As the authorities probe whether India may have its first cases of human bird flu infection, villagers in eastern India are buying cheap chicken despite warning from authorities.
West Bengal state's animal resources minister Anisur Rahaman said officials were 'determined to cull all poultry in the districts in three or four days, otherwise the state will face a disaster'.
Eight districts have been hit by the virus -- more than 100,000 bird deaths have been reported -- with teams racing to cull two million chickens and ducks.
Health officials in New Delhi said they were analysing blood samples from close to 800 people from the affected areas who have complained of fever.
If any of the tests are positive, it would be the first case of human infection in India, home to 1.1 billion people.
The latest outbreak, which began in the village of Margram, is the third and worst to hit India since 2006.
Federal Health Minister Anbumani Ramadoss said that so far no human infections had been confirmed, but attacked the state administration for its handling of the situation.
'There was a delay of nearly a week for notices to be sent to us but now things have been put on track... it could have been handled better,' Ramadoss told reporters in New Delhi.
On the ground, culling teams have been facing an uphill battle, with villagers smuggling birds out of affected areas and selling them in open markets.
Thirty-year-old Sheikh Ali, a vendor in Birbhum's Gharisa market, 50 kilometres (31 miles) from Margram, said the sale of poultry had doubled in the past week. 'The prices of chicken have come down from 60 rupees (1.50 dollars) to 20 rupees per kilogramme (2.2 pounds).
'Poor villagers are feasting on chicken. At normal times, they cannot afford to buy as prices are so high. Now they are enjoying the meat,' Ali said.
Another villager in the affected area, Mohammed Mohsin, said: 'Earlier, it was a luxury to have chicken even once in a month in our family... (Now) I am eating chicken daily at lunch and dinner.'
The drop in poultry prices was also hailed by vendors.
'Bird flu has opened an opportunity to earn some extra money for small traders like me,' said Amit Chatterjee, unloading baskets of live birds from a truck at Gharisa.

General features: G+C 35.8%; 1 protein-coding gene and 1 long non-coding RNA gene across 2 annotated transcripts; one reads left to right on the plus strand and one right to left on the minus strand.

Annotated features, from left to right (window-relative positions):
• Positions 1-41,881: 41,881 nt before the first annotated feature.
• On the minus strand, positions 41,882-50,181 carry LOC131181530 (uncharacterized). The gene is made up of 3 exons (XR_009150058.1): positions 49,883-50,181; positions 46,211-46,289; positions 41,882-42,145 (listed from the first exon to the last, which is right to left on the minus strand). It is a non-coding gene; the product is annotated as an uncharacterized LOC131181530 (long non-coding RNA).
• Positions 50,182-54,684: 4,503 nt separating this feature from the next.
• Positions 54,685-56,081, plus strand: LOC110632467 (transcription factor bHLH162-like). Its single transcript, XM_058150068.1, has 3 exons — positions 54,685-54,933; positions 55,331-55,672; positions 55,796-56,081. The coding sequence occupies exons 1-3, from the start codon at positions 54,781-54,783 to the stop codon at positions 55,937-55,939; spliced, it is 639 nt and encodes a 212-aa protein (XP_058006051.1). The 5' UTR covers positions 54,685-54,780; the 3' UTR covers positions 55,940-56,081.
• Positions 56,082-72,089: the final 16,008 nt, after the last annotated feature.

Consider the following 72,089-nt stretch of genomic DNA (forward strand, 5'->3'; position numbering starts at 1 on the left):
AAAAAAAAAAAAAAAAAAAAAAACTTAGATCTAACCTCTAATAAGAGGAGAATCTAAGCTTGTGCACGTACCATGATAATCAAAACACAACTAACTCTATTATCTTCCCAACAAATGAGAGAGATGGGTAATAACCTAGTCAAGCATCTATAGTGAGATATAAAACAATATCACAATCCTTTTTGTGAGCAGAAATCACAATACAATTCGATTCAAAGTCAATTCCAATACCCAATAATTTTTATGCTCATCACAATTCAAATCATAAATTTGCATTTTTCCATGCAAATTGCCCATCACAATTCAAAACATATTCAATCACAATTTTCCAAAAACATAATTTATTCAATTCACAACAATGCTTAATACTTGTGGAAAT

And small trader Mukhtar Ali, 30, said could not remember a time when business was so good. 'Now I am selling 40 to 50 kilogrammes of poultry daily and the stock is sold out in the first hour of the day,' he told AFP, barely looking up from his chopping board as he packed up a fresh chicken for one of his many customers. 'The customers are mostly poor people.'
In one affected area, police seized two trucks of smuggled poultry early Tuesday but culling teams were yet to arrive at the spot, an AFP correspondent said.
'Poultry owners are smuggling their birds out at night and transporting it to different places for fear of culling,' said Shubhendu Mahato, a security guard at Arambagh Hatchery, one of the biggest in West Bengal.
Neighbouring Nepal, which has banned poultry imports from India since 2006, said its border posts were on high alert.
Meanwhile, Bangladesh, which also borders West Bengal, was battling its own serious outbreak -- with experts warning the situation was far worse than the government was letting on.
'Bird flu is now everywhere. Every day we have reports of birds dying in farms,' said leading poultry expert and treasurer of the Bangladesh Poultry Association M.M Khan.
'Things are now very, very serious and public health is under danger. The government is trying to suppress the whole scenario,' Khan said, adding that farmers were also holding back from reporting cases.
People typically catch bird flu by coming into direct contact with infected poultry, but experts fear a pandemic if the H5N1 mutates into a form easily transmissible between humans.
Migratory birds have been largely blamed for the global spread of the disease, which has killed more than 200 people worldwide since 2003.